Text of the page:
Representative Alexandria Ocasio-Cortez (AOC) has brought a new zing to the stalling climate conversations by introducing the Green New Deal (GND). Although still aspirational and lacking a legislative road map, the GND has presented new ideas (and repackaged old ones) on how to address the most critical issue facing humanity.
Yet the GND is also facing a backlash. Some question its practicality. But its policy viability is threatened by a deeper problem: the ideological baggage of “socialism.” Typically, socialism pertains to the public ownership of the means of production. At the extreme, it suggests Soviet-style collectivization, with central planning replacing the market as the resource allocation mechanism. AOC claims to be a democratic socialist. This should be good news; look at the rise of Bernie Sanders and the support for socialism among Democrats. However, the GND’s policy challenge is to attract support among independents and moderate Republicans. The socialism talk will probably fail in this regard.
We see three problems with socialism framing. First, socialist countries have poorer human rights and environmental records than capitalist countries. Second, FDR’s New Deal sought to reform capitalism, not replace it with socialism. Third, socialist framing is bad politics, at least in America. Labels are important. If you want a Scandinavia style social democracy, say so. Do not call it socialism.
Let us start with historical evidence. Socialism, as it was practiced in Europe, Asia, and Latin America, seems to have had terrible consequences for society. Venezuela is a tragedy in the making. In Hungry Ghosts, Jasper Becker suggests that 30 million died during Mao’s Great Leap Forward. In Red Famine, Anne Applebaum estimates that more than 5 million perished in the Ukrainian famine of 1931-34.
But did central planning deliver less pollution? It did not: the environmental performance of Eastern Bloc economies was horrible. Think of the destruction of the Aral Sea by diverting waters for cotton farming. With the end of the Cold War, experts called for an ecological Marshall Plan in Eastern Europe. The bottom line is that Western capitalist societies outperformed the socialist bloc on environmental protection.
If socialism is problematic, does it mean that we need to adopt a laissez-faire capitalist model? It does not. Capitalism is a beast with lots of energy and potential to innovate. But the beast needs to be controlled; otherwise, it becomes destructive. This is the lesson from the Great Depression and the 2007-2009 economic recession. The regulatory retreat evidenced in the gutting of the Glass-Steagall Act and the rolling-back of environmental regulations shows the terrible consequences of laissez-faire capitalism.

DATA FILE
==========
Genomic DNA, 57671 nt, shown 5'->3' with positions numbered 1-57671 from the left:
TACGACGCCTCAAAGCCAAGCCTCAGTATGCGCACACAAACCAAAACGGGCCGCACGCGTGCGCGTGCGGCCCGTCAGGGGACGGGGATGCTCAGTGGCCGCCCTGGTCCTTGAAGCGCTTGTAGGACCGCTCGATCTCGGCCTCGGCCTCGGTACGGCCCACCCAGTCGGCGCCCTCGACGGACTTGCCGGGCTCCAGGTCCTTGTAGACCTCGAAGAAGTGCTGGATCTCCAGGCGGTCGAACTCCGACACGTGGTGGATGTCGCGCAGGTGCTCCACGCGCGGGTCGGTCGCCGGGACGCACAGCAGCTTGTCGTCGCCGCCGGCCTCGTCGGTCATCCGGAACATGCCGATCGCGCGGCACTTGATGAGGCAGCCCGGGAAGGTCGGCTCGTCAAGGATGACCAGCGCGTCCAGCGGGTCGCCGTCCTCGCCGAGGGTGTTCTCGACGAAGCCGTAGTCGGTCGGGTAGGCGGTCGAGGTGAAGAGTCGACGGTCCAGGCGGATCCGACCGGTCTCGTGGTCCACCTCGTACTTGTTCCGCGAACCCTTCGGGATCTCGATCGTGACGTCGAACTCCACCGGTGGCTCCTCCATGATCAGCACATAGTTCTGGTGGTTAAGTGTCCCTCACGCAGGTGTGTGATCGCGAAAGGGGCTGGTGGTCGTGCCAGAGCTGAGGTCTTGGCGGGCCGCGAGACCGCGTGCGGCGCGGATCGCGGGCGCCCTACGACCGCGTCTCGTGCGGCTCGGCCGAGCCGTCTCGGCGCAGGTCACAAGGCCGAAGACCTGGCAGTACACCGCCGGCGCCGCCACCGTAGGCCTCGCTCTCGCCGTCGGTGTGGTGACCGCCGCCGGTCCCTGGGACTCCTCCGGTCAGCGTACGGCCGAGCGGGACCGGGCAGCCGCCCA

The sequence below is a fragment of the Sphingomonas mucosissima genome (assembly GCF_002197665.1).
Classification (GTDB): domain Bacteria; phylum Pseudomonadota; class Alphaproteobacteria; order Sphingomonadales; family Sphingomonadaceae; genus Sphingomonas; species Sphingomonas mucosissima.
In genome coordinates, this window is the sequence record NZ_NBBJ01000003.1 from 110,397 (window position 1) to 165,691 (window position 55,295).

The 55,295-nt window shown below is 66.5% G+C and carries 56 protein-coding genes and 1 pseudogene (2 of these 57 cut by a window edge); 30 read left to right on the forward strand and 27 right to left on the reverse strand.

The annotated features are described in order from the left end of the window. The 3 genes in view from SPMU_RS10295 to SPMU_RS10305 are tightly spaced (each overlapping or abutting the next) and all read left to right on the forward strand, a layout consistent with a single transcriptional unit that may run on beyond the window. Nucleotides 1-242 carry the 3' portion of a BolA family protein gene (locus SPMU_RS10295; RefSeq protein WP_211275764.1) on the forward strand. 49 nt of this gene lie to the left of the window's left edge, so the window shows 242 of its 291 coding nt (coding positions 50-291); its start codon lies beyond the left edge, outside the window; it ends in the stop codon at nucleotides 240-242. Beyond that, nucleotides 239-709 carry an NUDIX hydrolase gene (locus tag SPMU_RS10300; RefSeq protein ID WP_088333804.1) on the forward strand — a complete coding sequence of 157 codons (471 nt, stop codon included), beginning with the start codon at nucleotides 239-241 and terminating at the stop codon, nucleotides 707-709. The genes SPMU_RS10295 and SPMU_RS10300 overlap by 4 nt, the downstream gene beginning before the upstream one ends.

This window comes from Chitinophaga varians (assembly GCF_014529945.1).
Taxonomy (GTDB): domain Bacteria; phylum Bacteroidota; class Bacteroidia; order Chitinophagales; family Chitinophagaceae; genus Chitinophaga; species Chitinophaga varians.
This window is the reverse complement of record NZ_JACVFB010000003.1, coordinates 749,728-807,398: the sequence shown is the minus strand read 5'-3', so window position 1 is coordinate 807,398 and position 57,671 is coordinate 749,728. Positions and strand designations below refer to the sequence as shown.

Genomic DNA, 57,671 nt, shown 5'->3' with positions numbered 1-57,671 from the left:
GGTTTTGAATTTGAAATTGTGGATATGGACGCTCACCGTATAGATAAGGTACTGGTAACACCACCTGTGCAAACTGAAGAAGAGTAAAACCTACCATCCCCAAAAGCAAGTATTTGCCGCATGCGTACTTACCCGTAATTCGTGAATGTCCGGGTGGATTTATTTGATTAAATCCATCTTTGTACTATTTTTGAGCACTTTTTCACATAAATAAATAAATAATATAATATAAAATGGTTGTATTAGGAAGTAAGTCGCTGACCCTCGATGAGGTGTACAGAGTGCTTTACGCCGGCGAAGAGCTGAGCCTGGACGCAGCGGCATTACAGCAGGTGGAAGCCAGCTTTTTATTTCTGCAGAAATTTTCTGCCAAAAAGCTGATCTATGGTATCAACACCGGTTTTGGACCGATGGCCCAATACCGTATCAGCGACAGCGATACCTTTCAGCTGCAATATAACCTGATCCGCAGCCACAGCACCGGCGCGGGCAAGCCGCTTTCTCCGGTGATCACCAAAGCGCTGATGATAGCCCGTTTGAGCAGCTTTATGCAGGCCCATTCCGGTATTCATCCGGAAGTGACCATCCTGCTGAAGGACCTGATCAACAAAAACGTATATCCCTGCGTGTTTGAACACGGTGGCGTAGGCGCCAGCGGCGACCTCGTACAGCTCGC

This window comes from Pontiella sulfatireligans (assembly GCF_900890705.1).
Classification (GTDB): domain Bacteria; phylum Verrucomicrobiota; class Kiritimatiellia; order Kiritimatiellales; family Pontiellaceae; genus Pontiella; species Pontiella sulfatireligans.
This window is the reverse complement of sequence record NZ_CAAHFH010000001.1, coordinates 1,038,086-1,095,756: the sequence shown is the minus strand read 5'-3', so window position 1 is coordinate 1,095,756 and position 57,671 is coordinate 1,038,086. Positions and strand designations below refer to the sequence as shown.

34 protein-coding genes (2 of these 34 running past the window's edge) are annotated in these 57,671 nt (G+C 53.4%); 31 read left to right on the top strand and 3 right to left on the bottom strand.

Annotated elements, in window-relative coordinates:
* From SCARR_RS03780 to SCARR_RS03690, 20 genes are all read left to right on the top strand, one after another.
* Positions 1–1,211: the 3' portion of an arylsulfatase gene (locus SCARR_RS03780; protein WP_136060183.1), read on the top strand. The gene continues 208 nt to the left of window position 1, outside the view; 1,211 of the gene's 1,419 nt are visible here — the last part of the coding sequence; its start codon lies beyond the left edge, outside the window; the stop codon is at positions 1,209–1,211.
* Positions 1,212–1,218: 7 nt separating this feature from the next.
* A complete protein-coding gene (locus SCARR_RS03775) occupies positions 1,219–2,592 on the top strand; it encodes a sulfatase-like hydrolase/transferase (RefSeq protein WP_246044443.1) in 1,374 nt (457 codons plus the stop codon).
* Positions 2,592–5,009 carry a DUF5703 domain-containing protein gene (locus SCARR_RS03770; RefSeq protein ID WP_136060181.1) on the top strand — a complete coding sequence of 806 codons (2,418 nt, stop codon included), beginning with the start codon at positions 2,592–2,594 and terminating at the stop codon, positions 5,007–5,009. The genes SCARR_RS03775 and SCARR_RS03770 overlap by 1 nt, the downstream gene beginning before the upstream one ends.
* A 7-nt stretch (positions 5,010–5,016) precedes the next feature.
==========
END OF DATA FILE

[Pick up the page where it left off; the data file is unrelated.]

The GND seeks to ride on the legacy of the New Deal. But FDR did not bring “socialism” to America. He did not opt for large scale nationalization of private property. Instead, he proclaimed he was saving capitalism from itself by creating a regulatory state and introducing measures of social and labor protection. While FDR may be termed as a “traitor to his class,” he saved capitalism from its excesses.
GND wants to encourage government funding for R&D in new technologies. However, this does not require socialism; capitalist governments have actively supported R&D and in the process even fostered new industries. Neil Sheehan’s book, The Fiery Peace of the Cold War, documents how the massive governmental R&D spending to develop a long-range bomber and inter-continental missile facilitated the major breakthroughs in the U.S. aerospace industry. Similarly, the Internet, now the backbone of the information economy, was initially a Department of Defense project.
AOC has cast the GND boat in a very turbulent sea of partisan polarization. For GND to succeed, climate change will need to become a bipartisan issue. If AOC overloads the boat with excess baggage, such as her talk about socialism, the boat will probably sink. Of course, one could argue that the GND is different from AOC, but can one really separate the message from its messenger? Can we think of GND without AOC? If one follows this argument, the GND will not be judged only from the 14 page House and Senate Resolutions, but in light of AOC’s political and economic views.
Just as “global warming and climate change” labels frame the issue differently, “socialism” and “regulated capitalism” labels will shape the climate debate in different ways. The road to a low carbon economy does not go through socialism, with or without prefixes. It goes through FDR-styled regulated capitalism.